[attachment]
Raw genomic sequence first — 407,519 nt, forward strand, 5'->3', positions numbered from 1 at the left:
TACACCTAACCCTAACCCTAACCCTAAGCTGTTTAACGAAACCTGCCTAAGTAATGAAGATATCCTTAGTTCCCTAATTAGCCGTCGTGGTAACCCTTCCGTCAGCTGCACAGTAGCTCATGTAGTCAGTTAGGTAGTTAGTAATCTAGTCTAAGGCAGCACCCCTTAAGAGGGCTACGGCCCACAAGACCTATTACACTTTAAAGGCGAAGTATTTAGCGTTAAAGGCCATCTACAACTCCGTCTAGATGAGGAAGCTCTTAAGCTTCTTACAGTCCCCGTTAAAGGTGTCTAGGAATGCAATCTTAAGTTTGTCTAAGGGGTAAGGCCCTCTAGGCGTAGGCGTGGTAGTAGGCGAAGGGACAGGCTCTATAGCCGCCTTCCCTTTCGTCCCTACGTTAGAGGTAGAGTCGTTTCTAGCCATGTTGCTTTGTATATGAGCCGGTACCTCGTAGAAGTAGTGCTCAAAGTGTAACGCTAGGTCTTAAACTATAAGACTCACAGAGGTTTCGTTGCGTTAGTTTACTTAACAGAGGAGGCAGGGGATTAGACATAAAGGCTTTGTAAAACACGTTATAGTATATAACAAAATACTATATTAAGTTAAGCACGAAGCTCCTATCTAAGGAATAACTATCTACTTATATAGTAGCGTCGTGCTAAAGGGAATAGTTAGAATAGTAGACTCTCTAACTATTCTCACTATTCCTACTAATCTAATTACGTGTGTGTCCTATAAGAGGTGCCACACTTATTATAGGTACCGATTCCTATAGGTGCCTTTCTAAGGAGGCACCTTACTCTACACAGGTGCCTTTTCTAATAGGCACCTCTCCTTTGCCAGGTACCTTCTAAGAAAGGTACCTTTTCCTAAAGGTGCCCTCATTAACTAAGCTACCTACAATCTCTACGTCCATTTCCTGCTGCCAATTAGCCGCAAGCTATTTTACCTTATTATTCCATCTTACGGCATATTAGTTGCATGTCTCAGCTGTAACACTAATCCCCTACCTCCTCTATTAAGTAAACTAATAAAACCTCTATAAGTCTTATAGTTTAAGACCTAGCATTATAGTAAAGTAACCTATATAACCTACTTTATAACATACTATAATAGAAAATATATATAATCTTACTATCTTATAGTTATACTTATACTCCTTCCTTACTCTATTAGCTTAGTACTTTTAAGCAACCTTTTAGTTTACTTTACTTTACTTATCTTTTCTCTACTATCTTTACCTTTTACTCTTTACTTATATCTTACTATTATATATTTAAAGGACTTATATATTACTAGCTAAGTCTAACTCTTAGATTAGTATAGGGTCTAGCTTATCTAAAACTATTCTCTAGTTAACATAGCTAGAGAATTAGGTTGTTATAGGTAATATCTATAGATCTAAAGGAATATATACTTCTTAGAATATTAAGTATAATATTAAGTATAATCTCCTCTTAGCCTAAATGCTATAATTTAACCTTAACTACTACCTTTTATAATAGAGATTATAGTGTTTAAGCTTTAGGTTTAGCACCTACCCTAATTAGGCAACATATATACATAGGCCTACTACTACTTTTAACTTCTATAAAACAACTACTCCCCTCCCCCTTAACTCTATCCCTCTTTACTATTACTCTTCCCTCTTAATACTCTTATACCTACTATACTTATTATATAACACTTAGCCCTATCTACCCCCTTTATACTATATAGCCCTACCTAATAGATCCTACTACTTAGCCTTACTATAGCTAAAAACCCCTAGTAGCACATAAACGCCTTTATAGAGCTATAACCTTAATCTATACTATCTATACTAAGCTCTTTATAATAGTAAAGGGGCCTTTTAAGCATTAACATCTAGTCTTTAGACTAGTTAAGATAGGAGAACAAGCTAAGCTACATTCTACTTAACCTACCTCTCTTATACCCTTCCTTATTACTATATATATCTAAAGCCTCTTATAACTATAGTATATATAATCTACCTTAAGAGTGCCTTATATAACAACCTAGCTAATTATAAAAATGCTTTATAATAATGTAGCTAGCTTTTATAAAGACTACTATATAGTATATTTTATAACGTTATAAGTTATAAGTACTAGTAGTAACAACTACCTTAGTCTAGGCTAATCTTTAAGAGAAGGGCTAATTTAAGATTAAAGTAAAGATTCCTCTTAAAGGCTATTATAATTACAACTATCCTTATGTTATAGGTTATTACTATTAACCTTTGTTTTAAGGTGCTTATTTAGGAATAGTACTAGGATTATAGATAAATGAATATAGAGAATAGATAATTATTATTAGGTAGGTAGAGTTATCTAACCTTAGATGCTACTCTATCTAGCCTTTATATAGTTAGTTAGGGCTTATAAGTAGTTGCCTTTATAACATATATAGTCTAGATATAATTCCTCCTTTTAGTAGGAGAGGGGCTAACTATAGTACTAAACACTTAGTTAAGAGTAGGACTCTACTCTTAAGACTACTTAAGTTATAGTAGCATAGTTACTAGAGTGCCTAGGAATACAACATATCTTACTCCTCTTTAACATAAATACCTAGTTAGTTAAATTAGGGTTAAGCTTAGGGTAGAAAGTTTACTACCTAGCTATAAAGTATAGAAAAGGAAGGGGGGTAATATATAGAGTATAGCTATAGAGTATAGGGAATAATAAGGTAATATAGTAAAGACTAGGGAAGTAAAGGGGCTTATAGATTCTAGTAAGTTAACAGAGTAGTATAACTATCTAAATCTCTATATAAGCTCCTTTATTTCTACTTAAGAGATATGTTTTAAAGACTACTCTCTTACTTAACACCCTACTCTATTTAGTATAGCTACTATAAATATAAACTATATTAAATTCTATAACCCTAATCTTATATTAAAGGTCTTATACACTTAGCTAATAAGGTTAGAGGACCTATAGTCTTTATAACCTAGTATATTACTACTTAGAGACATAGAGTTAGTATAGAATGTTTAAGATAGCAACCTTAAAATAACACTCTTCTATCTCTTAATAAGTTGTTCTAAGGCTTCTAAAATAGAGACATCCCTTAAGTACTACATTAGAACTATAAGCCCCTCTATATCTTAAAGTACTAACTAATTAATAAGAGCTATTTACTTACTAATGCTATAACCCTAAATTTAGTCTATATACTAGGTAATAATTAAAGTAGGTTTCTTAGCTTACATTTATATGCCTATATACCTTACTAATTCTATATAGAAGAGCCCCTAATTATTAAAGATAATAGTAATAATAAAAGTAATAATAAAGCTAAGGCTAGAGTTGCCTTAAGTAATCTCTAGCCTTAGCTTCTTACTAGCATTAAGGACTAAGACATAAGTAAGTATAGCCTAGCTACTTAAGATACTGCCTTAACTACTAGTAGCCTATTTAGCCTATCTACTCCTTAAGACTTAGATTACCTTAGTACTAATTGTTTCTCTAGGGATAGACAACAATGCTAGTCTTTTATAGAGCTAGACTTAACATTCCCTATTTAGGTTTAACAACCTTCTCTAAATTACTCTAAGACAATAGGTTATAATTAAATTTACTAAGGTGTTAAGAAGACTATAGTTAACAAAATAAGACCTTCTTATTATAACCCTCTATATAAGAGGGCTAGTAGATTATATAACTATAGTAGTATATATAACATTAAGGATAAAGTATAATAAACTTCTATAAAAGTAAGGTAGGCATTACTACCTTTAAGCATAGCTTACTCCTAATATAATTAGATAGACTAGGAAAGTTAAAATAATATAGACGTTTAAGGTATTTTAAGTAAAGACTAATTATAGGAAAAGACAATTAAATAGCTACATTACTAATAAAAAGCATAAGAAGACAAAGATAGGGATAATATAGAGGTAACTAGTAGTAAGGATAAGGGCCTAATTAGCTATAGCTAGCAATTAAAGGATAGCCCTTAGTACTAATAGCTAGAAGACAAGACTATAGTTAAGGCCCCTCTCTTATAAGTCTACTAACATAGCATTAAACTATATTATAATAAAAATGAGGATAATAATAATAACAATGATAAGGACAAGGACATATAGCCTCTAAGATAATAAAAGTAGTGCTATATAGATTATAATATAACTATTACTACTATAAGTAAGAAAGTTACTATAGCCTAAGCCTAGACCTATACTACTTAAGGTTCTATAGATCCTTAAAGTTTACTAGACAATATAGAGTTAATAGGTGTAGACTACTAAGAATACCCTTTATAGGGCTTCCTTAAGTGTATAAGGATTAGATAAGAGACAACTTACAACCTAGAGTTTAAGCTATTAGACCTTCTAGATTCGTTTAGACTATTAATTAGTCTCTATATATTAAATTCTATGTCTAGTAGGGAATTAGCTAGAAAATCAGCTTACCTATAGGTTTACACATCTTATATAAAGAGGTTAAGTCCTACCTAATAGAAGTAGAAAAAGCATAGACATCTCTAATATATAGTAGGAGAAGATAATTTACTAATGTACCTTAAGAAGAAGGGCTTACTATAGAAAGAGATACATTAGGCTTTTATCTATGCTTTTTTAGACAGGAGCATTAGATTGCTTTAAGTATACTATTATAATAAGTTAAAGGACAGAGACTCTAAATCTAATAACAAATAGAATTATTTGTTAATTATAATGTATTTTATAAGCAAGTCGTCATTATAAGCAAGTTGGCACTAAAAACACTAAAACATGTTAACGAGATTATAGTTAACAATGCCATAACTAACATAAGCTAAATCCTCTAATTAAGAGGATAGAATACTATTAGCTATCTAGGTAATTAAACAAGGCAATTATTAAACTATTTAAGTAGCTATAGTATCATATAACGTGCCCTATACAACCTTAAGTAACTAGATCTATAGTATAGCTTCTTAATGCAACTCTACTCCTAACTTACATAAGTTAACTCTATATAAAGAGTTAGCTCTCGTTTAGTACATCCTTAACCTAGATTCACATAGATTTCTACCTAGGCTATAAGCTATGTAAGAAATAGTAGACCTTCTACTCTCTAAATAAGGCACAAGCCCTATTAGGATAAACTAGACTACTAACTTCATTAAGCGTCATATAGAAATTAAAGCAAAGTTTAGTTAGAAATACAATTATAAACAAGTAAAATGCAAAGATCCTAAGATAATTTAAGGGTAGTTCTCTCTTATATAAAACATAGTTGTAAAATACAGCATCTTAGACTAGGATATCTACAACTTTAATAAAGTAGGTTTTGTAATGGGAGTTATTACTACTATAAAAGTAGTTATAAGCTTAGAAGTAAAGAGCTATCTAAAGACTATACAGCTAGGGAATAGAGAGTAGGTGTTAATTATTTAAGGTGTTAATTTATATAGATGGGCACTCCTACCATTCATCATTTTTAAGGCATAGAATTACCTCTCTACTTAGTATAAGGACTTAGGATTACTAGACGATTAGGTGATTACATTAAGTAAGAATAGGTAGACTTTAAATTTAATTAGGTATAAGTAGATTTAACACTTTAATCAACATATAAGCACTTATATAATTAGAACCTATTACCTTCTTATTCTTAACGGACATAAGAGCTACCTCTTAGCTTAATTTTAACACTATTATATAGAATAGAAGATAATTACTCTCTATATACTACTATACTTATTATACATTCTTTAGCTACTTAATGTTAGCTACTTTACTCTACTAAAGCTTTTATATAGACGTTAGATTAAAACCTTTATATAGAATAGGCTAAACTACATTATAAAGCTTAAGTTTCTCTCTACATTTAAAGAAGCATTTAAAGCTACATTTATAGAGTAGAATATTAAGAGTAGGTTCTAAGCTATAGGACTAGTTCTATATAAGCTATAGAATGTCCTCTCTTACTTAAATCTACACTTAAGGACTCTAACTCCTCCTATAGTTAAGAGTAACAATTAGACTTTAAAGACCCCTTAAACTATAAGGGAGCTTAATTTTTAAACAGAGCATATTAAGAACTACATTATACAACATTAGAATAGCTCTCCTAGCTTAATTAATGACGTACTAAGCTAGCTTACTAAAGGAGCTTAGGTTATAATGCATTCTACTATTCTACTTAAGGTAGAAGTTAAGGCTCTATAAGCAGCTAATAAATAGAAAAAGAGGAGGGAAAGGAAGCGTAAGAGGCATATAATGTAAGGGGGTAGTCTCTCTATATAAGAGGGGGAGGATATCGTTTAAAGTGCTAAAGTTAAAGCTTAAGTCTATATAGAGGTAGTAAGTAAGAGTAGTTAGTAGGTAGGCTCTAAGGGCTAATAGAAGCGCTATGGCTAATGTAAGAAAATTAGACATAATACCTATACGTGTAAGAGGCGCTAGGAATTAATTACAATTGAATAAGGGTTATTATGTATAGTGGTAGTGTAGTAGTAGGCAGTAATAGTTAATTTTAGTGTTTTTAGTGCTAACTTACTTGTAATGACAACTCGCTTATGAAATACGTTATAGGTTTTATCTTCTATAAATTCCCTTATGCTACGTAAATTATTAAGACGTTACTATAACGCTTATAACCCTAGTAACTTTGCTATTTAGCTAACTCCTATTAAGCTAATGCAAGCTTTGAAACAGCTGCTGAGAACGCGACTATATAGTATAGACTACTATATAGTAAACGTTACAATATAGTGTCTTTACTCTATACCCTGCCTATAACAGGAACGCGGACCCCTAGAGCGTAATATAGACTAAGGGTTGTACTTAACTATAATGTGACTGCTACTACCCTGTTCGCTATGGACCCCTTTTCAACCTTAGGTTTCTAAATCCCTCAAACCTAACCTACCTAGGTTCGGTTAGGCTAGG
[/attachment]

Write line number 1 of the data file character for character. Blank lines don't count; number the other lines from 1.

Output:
Raw genomic sequence first — 407,519 nt, forward strand, 5'->3', positions numbered from 1 at the left: